Web Development is one of the fastest growing industries in the world. Nearly every day some new product or development turns the whole scene on it’s head. Just a dozen years ago, the thought of being a web developer was less than promising for most folks. Today, that’s quite different.
There’s a huge catch in all of this though. Web developers are quite possibly the dumbest professionals on the earth. No other industry sees it’s standard salaries and income vary as much as the web development industry. Imagine trying to pick between one lawyer who charges $300 / hr, or one that charges $10 / hr. The cheaper one sounds enticing, but we all know you usually get what you pay for.
That’s the trouble with the web. Because so many developers are willing to provide services for next to nothing (for a variety of reasons), the entire industry suffers. There’s just not much consistency in what people expect to pay for professional web dev services.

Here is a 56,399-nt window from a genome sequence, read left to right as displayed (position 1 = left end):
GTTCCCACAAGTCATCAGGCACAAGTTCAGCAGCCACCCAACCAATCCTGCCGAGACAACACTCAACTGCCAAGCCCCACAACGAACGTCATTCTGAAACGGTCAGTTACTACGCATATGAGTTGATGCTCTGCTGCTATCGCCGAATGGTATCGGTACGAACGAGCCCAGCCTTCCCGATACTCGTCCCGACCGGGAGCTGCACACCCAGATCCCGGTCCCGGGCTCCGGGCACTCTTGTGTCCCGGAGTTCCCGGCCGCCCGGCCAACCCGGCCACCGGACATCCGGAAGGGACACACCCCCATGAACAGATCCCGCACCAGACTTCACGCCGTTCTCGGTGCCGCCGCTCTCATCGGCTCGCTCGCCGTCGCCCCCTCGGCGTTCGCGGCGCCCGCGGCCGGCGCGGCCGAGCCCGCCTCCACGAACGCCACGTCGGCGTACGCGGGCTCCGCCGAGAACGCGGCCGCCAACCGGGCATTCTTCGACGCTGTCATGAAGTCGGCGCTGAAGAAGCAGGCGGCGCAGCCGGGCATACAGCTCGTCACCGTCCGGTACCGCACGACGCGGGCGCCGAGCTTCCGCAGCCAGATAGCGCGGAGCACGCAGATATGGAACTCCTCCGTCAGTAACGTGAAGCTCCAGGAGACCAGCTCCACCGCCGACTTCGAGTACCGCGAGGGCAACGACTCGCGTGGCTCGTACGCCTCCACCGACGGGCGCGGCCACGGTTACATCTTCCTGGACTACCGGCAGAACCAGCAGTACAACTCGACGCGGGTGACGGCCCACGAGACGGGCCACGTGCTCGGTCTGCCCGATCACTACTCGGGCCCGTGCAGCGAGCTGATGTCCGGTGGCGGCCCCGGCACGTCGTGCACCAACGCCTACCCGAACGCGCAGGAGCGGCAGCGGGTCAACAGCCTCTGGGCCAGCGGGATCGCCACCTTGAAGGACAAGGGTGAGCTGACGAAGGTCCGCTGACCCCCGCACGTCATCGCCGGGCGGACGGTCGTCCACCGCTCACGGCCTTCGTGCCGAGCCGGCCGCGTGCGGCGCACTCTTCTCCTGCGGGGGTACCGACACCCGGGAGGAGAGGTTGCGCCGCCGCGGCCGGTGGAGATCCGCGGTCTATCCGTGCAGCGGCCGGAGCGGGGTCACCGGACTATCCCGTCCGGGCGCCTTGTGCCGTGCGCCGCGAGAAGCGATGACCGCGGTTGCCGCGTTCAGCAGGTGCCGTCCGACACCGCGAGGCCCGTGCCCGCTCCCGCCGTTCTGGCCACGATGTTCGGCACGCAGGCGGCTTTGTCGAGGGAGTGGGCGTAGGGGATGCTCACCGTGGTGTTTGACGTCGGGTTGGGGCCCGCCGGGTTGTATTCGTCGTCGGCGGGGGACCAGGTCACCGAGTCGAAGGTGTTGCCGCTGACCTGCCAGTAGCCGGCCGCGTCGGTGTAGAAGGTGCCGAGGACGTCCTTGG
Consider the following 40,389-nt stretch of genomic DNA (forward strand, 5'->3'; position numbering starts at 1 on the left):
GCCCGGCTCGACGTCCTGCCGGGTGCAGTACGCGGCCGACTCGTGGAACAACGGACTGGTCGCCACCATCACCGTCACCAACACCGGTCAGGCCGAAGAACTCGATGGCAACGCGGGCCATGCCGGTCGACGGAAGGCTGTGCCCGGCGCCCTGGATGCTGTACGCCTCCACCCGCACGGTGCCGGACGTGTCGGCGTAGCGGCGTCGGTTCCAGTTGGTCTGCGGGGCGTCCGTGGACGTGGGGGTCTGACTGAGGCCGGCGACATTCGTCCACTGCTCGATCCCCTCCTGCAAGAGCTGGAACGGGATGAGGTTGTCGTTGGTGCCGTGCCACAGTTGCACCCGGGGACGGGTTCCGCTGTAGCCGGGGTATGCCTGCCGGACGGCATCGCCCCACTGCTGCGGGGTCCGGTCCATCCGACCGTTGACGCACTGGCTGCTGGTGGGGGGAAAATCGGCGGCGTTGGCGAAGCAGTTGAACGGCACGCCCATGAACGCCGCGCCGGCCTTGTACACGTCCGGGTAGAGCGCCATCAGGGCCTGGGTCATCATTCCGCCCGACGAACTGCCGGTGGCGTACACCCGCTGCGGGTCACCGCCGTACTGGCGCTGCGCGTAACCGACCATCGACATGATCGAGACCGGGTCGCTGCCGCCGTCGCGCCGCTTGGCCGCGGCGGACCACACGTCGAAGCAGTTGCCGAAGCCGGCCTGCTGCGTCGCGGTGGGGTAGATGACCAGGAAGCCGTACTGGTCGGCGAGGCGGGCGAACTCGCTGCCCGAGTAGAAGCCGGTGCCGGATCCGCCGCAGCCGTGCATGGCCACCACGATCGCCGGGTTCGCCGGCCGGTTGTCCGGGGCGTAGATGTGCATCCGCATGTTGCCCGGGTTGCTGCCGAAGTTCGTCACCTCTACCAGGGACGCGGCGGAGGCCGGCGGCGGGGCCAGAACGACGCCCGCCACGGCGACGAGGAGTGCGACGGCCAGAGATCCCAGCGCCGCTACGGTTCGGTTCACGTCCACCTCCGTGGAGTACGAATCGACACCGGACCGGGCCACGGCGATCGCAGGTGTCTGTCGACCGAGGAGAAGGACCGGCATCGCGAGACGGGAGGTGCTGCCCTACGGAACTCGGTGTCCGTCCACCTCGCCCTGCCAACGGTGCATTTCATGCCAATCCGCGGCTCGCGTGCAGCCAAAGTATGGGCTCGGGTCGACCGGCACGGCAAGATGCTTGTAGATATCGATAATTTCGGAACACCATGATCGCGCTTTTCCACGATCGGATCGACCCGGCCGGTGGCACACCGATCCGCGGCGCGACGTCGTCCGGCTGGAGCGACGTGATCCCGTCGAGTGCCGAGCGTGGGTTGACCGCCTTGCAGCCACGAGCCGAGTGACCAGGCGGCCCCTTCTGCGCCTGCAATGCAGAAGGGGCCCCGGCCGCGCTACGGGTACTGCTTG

And now, professional companies are starting to get into this mindset as well. As I’ve been trolling for steady jobs, I’ve seen tons of positions open for senior web developers that pay $15 to $20 / hr.
That’s an insultingly low rate to pay a senior web developer. The skill-set and intelligence required to perform solid web development duties is typically on par with my own background in structural and civil engineering. This stuff is complicated, and $15 / hr isn’t reflective of the skill required to successfully create and implement a good web app.
So, what will likely happen, is good paying jobs will be more geocentric to tech hubs throughout the country (New York, San Francisco, etc..), and the remaining web development work will be limited to implementations of the products that come out of those areas.
The variety that’s made the web so intriguing for years, will likely fade to a much more bland version of the web, filled with millions of cookie-cutter websites about uninteresting products and services.
It’s frustrating, because even some of my closest friends feel the need to undercut their services to get work. My own colleagues and buddies are helping to enforce the unsustainability of our own careers.